Rav Yaakov Galinsky answers that, of course, every Jew has a cheilek in Olam Haba, but there is a special distinction being called a “ben Olam Haba.” This refers to one who lives his entire life with his eyes on the ultimate purpose of the World to Come. Such a person doesn’t care much about the trivial pursuits of this world. He is totally absorbed in what is important: the food of Olam Haba, Torah and mitzvos. He is busy storing for the future and does not take matters of Olam Hazeh seriously. There are many people who have a share in the next world, but only a select few live their lives in a way that they can wear the badge of honor of being called a ben Olam Haba even while they are still alive in this world.
According to this, we may say that these two comedians did not become bnei Olam Haba because of this chesed they did. Quite the opposite. Because they were bnei Olam Haba, they made light of the problems of this temporary world and were able to cheer up those who were depressed because of hardship. With this outlook that life in this world is transient, they were also able to bring peace between two people, convincing them that their issues are short-lived and it doesn’t pay to get bent out of shape because of them.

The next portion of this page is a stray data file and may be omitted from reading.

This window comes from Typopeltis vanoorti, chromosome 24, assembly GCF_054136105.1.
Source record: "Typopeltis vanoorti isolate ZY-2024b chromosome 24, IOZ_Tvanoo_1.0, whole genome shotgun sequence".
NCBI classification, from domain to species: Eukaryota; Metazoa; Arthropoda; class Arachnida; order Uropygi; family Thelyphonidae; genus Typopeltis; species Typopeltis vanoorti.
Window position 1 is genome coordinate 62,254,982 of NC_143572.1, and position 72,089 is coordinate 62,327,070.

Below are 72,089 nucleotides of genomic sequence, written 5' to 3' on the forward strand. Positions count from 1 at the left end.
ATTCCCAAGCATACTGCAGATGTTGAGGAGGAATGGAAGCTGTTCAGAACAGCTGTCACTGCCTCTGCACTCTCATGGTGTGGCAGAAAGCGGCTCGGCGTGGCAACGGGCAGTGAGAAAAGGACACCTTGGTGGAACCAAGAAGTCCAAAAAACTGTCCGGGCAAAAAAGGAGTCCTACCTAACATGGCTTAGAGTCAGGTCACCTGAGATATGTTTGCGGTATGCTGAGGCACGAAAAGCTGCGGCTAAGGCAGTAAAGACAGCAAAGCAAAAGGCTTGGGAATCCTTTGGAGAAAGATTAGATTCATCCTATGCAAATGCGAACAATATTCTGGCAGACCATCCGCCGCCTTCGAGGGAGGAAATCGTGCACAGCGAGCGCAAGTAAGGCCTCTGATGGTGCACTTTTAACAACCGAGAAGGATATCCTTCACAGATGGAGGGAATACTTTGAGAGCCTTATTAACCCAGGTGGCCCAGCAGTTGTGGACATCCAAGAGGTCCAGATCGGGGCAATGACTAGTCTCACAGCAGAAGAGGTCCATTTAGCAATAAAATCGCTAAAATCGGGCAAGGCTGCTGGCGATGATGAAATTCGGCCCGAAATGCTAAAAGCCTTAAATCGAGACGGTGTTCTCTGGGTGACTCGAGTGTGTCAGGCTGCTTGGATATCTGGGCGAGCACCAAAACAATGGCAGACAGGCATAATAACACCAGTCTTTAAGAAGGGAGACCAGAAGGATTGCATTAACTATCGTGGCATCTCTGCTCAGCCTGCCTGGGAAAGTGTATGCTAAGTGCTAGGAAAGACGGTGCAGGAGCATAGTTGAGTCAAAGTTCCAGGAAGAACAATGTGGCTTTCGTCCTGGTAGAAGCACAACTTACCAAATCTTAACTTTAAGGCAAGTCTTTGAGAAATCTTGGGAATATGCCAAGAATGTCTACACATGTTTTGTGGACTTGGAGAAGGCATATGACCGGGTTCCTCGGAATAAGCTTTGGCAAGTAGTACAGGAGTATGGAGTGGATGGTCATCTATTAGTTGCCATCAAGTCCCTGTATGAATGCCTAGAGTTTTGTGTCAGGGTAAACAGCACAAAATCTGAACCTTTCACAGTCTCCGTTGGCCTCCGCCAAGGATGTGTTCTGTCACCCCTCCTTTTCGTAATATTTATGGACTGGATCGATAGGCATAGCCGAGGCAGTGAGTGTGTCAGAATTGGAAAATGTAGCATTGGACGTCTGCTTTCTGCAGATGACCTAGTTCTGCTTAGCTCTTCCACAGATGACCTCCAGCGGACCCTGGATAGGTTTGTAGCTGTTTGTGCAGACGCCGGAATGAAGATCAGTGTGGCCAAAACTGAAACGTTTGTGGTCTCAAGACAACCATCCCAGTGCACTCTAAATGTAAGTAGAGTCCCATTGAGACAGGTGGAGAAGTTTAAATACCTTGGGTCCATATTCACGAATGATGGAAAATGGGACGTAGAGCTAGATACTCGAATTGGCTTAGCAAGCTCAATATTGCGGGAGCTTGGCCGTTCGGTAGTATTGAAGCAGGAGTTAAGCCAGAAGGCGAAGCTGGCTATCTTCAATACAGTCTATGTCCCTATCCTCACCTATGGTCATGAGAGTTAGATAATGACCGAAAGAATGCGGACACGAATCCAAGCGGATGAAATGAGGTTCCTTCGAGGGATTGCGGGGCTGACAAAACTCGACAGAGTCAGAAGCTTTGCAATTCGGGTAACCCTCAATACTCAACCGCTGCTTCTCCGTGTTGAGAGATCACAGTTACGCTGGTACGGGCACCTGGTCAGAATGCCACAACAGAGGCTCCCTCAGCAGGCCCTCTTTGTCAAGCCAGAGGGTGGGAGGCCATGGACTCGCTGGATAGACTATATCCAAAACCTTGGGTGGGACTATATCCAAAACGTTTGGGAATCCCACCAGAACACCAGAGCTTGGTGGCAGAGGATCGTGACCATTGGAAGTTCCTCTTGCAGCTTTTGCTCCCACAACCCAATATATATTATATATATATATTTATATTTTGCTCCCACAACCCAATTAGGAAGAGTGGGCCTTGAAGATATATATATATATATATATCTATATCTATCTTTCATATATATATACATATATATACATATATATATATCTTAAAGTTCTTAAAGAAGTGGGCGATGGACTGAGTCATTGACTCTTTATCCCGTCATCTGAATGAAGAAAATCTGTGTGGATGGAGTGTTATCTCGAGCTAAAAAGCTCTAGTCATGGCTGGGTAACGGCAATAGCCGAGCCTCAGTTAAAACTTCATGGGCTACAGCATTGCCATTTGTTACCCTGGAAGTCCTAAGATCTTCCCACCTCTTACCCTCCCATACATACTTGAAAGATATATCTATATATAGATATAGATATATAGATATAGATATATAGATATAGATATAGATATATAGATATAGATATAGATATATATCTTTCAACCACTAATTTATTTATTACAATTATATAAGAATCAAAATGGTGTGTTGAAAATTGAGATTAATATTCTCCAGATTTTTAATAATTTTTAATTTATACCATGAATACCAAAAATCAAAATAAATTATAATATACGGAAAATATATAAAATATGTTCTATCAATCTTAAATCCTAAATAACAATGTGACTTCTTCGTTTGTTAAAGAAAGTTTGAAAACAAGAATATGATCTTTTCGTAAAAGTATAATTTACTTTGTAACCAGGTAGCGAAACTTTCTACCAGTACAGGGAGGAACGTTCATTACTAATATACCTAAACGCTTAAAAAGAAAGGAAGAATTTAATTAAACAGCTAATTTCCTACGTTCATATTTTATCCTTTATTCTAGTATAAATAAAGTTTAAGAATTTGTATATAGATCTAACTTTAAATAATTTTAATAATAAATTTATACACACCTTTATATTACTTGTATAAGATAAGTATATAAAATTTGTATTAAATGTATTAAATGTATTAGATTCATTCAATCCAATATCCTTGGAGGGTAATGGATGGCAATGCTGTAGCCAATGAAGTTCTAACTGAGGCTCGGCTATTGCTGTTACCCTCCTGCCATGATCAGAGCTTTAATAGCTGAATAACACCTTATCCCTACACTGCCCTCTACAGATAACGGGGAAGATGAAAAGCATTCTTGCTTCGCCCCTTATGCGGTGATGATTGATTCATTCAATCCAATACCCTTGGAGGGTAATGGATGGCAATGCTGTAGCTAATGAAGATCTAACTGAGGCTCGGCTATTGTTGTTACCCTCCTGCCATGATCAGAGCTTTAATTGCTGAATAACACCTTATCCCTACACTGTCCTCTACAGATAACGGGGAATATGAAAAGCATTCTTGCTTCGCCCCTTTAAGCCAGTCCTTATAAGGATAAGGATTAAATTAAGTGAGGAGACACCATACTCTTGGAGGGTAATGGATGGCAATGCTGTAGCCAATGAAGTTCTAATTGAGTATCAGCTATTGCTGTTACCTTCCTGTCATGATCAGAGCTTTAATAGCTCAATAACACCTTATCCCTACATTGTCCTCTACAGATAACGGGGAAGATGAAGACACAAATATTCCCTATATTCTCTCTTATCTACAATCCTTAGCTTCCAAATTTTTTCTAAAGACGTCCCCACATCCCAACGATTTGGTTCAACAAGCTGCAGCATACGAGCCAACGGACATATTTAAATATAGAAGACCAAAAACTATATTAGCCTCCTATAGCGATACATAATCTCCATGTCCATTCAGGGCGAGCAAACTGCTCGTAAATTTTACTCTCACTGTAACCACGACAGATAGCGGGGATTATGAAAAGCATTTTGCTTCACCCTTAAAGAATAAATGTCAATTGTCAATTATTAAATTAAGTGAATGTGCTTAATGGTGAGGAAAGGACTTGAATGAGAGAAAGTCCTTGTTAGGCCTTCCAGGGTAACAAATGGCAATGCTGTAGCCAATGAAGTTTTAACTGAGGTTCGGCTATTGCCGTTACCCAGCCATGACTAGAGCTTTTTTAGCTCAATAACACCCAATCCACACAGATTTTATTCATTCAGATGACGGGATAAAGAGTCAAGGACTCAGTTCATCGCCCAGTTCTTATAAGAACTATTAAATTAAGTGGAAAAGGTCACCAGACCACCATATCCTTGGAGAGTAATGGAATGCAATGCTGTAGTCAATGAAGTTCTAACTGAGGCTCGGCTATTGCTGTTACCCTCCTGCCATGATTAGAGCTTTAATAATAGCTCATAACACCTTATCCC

Rebbetzin Greineman, sister of the Chazon Ish, related that a short while after her sister married the Steipler Gaon, he told his wife about an incident that took place a number of years before. He was forced to join the Polish army, and come Shabbos, he boldly informed his superiors that under no circumstances would he do any work on the holy Shabbos. He faced a military tribunal, where it was decided that he would be permitted to keep Shabbos, but for a painful price. He would have to run the gauntlet, moving between two rows of soldiers as they mercilessly beat him on the head with the butts of their rifles. Without any hesitation, the tzaddik accepted the offer. He willingly absorbed the brutal blows and, in this way, he was able to observe the Shabbos.
Why did the Steipler relate this incident to his rebbetzin? He was certainly not the type to boast about his merits. He explained to her, “You should know that over the years, I told this story to numerous people. I wanted to hear what they felt about it. Do they feel the contentment and inner joy that I felt with each and every blow that I absorbed, as I realized that all of this was happening on account of my wanting to keep Shabbos? Not one person was able to honestly say that he felt my inner joy of that time. I wanted to know what your feeling was when you heard the story. To what extent did you empathize with the simcha I felt at that time?”